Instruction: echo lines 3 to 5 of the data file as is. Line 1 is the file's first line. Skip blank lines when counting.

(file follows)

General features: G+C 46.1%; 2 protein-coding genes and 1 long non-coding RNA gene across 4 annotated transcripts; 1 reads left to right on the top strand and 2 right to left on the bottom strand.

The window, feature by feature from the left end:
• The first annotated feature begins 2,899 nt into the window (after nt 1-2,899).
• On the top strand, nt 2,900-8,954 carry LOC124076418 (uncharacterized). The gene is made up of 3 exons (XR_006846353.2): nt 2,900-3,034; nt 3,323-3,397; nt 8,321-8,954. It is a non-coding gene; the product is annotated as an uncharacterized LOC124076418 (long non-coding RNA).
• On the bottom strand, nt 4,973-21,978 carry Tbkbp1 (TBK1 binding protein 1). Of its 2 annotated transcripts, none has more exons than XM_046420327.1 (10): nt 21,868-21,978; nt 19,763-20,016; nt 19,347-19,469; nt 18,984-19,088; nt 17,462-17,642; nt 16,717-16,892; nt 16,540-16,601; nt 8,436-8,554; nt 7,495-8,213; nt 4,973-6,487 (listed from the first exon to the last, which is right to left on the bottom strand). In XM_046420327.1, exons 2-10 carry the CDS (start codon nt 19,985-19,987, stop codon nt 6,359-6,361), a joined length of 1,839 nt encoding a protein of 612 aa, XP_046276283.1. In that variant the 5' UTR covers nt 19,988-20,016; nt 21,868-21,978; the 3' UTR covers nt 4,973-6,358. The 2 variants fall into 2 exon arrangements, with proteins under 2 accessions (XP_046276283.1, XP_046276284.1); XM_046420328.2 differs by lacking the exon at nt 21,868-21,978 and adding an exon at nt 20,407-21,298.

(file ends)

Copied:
• The first annotated feature begins 2,899 nt into the window (after nt 1-2,899).
• On the top strand, nt 2,900-8,954 carry LOC124076418 (uncharacterized). The gene is made up of 3 exons (XR_006846353.2): nt 2,900-3,034; nt 3,323-3,397; nt 8,321-8,954. It is a non-coding gene; the product is annotated as an uncharacterized LOC124076418 (long non-coding RNA).
• On the bottom strand, nt 4,973-21,978 carry Tbkbp1 (TBK1 binding protein 1). Of its 2 annotated transcripts, none has more exons than XM_046420327.1 (10): nt 21,868-21,978; nt 19,763-20,016; nt 19,347-19,469; nt 18,984-19,088; nt 17,462-17,642; nt 16,717-16,892; nt 16,540-16,601; nt 8,436-8,554; nt 7,495-8,213; nt 4,973-6,487 (listed from the first exon to the last, which is right to left on the bottom strand). In XM_046420327.1, exons 2-10 carry the CDS (start codon nt 19,985-19,987, stop codon nt 6,359-6,361), a joined length of 1,839 nt encoding a protein of 612 aa, XP_046276283.1. In that variant the 5' UTR covers nt 19,988-20,016; nt 21,868-21,978; the 3' UTR covers nt 4,973-6,358. The 2 variants fall into 2 exon arrangements, with proteins under 2 accessions (XP_046276283.1, XP_046276284.1); XM_046420328.2 differs by lacking the exon at nt 21,868-21,978 and adding an exon at nt 20,407-21,298.